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Swine Nutrition and Feed Technology
Asian-Australasian Journal of Animal Sciences 1992;5(1): 173-181.
DOI: https://doi.org/10.5713/ajas.1992.173    Published online March 1, 1992.
Production, evolution and reproductive endocrinology of ducks
Y. Tanabe
Duck is an important domestic animal, especially in Asia. Eighty five percent of ducks in the world are kept in Asia, especially in the East and South Asia regions. The ancestor of domesticated ducks was mallard (Anas platylhynchos), which are still migrating between north and southern parts in Eurasia. Ducks have been domesticated in China for at least 3000 years ago. Phylogenetic studies on ducks, employing electrophoresis of blood proteins, indicate a marked difference of genetic constitution between duck breeds in southeast Asia and those in northeast Asia. Duck embryonic ovary is much more active in secretion of sex steroid hormones especially estradiol than the embryonic testes. Estradiol secreted by the embryonic left ovary has an important role in female sexual differentiation in ducks. In the female ducks, plasma LH, estradiol and testosterone levels increase and reach peaks shortly before the first egg, while progesterone level reach a peak shortly after the first egg. In laying ducks oviposition mostly occurs in the last 3 hr of darkness and first hr of light ranging 02:00-06:00 under 14 light (05:00-19:00) and 10 hr of darkness photoperiodic condition. Measurements of plasma hormone levels reveal that onset of darkness is a major signal for LH release from the pituitary and the subsequent release of progesterone from ovary, and for induction of ovulation in the female duck.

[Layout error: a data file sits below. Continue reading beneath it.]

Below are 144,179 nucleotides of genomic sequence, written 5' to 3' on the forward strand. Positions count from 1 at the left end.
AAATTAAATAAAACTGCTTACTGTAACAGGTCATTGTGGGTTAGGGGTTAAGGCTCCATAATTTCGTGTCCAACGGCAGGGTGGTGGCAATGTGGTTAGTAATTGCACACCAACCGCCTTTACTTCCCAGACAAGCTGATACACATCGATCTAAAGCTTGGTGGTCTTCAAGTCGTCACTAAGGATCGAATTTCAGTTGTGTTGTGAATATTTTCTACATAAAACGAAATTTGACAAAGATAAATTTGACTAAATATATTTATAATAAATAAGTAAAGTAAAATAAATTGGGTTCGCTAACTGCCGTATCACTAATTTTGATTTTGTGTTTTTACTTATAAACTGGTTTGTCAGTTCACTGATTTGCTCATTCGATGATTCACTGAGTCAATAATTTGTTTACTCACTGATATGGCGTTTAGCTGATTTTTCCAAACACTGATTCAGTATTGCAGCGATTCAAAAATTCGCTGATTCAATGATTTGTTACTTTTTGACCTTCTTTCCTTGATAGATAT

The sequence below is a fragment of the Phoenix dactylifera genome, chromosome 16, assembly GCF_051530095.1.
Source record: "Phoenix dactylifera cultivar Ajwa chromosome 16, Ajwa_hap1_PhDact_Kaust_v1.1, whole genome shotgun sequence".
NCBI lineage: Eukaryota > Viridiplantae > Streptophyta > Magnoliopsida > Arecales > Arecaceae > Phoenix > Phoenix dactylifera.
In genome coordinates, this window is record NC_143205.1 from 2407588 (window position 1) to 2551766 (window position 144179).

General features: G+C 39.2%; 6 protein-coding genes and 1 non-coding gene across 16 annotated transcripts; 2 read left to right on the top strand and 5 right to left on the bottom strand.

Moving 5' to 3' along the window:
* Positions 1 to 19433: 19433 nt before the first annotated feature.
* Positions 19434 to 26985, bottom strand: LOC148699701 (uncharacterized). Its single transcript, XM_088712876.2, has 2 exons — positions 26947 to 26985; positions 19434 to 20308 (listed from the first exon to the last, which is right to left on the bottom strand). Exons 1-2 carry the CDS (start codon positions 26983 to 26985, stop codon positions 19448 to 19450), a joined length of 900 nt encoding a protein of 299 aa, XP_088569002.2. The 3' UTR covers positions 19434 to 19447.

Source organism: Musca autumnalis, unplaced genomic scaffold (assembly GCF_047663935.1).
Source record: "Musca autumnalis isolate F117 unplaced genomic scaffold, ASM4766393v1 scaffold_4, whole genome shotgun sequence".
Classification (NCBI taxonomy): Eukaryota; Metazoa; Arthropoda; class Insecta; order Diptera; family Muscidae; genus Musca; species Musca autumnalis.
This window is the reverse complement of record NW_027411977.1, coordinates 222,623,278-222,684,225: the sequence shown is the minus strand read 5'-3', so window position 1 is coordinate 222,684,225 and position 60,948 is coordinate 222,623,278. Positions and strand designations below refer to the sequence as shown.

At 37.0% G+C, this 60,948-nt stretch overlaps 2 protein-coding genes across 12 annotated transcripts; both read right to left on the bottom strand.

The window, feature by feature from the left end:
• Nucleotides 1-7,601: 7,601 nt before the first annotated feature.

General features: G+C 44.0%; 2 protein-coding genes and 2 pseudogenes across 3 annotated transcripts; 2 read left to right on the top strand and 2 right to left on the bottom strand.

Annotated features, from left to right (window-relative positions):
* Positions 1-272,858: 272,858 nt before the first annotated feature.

Keywords: Ducks; Production; Breeds; Phylogeny; Reproduction; Hormones

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